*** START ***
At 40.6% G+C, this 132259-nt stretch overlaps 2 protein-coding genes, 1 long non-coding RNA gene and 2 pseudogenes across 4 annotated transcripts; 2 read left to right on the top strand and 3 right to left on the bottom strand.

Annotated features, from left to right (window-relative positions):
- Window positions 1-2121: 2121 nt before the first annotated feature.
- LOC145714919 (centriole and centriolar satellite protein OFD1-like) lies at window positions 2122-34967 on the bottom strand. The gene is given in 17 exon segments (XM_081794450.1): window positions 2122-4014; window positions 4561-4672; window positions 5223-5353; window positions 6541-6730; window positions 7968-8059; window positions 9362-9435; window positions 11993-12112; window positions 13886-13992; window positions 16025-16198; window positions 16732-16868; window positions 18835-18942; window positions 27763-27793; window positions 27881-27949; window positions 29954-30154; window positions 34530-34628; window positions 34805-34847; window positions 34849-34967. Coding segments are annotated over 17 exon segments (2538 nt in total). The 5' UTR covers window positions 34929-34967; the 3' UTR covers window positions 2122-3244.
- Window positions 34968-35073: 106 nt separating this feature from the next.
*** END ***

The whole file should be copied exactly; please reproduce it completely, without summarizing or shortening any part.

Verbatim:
At 40.6% G+C, this 132259-nt stretch overlaps 2 protein-coding genes, 1 long non-coding RNA gene and 2 pseudogenes across 4 annotated transcripts; 2 read left to right on the top strand and 3 right to left on the bottom strand.

Annotated features, from left to right (window-relative positions):
- Window positions 1-2121: 2121 nt before the first annotated feature.
- LOC145714919 (centriole and centriolar satellite protein OFD1-like) lies at window positions 2122-34967 on the bottom strand. The gene is given in 17 exon segments (XM_081794450.1): window positions 2122-4014; window positions 4561-4672; window positions 5223-5353; window positions 6541-6730; window positions 7968-8059; window positions 9362-9435; window positions 11993-12112; window positions 13886-13992; window positions 16025-16198; window positions 16732-16868; window positions 18835-18942; window positions 27763-27793; window positions 27881-27949; window positions 29954-30154; window positions 34530-34628; window positions 34805-34847; window positions 34849-34967. Coding segments are annotated over 17 exon segments (2538 nt in total). The 5' UTR covers window positions 34929-34967; the 3' UTR covers window positions 2122-3244.
- Window positions 34968-35073: 106 nt separating this feature from the next.